• Have a presence on social media that relates to your book. I’ve learned the most about Facebook (FB) and can share some tips about using it to promote your book. You should have a FB page (not your timeline) dedicated to your book. FB is most heavily trafficked on weekday mornings, so it is not necessary to post to your book page on the weekends. One to two posts per week can be specifically related to your book—for example, a notice about that week’s blog post, something you’ve had published, a related event you’re participating in. The other days should consist of reposts of related memes and articles by other people; this keeps your page from appearing to be “all about you.” You can, however, if you have a website, include a link to your website with every post, which may drive some traffic to your website. Other social media can be just as effective or more so. How you choose which media platforms you’ll use depends a lot on how much time you have to spend on social media sites and which media you feel most comfortable using. You don’t have to do it all, but it’s good to do some. For more detail on using FB to promote a book or your writing career, see my August 5, 2016 blog post in the archives.
• Have a website where you promote your book, your published articles, and yourself. There are plenty of free and more-or-less user-friendly website-building programs. The Authors Guild, a service organization for writers, has several membership categories, some of which include free website design, for which you afterwards pay a small quarterly fee and which you maintain yourself. To learn more about the Authors Guild, see the link on the bottom right side of this page entitled “Find Authors.”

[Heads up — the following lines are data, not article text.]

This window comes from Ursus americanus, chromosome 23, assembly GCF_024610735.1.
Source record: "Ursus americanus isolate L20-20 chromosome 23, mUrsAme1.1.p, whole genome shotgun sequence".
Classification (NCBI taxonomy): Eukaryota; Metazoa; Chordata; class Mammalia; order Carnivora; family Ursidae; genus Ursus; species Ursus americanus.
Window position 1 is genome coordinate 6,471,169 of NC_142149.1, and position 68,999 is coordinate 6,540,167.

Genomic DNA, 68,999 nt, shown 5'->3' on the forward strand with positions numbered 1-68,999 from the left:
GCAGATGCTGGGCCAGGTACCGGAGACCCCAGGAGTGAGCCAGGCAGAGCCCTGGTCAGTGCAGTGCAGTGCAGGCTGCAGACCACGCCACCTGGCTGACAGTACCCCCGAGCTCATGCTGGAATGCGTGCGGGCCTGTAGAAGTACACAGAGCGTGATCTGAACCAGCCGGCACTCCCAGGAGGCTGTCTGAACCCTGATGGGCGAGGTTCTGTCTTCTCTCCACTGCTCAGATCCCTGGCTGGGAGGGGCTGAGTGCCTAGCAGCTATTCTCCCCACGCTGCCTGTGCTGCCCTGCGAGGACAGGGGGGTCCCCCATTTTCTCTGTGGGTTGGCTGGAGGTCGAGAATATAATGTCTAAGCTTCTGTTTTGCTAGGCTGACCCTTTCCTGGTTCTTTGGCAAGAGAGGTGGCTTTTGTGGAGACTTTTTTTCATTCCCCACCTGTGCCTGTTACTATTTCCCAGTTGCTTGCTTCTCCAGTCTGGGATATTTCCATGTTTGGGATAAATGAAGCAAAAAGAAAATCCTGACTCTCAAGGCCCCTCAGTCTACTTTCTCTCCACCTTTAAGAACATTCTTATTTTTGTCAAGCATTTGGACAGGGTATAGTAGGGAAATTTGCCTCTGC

• Your expertise is another plank in your platform. Before you think that you have no expertise, consider the fact that you are writing a book. The topic of your book, even if the topic is yourself, is an area of specialized knowledge. Ask yourself a question that will also help you pitch your book to a prospective agent or editor: What is it about your book that is distinctive, that sets it apart from other books? In the case of To Drink from the Silver Cup, which is a memoir—hence, about me—there were a few areas I could promote as topics about which I was an expert of sorts. I knew about being LGBTQ in a fundamentalist Christian world; I knew about being a third culture kid (one who grew up in a culture other than her parents’ culture); I knew what it was like for a white girl to grow up in a red world, and that meant I knew something about Navajo language and culture; I knew something about missionary culture. Those were areas of expertise I could promote as part of my platform.
• If you can secure speaking engagements in the area of your expertise or even in other areas, this lets an agent or editor know that you will also be able to speak to help market your book.
• Write reviews of books whose topics are related to your book. It’s often easier to get book reviews published than essays, stories and poems. In your bio, when you write a review, mention things you’ve had published and the book you’re working on, along with its working title.
As writers, most of us didn’t think we signed up to be advertisers, but if you want your beautifully written book to go somewhere besides into your filing cabinet, you will have to promote it and, yes, yourself. You may never get completely comfortable with self-promotion, but in my case, I took it on as a new area of learning, a little like challenging myself with puzzles, which I love. In the process, I got much more comfortable with marketing my book and myself.
A Helpful Resource: Get Known Before the Book Deal: Use Your Personal Strengths to Grow an Author Platform. Christina Katz. Writer’s Digest Books, 2008.
Questions? Please feel free to ask or comment below.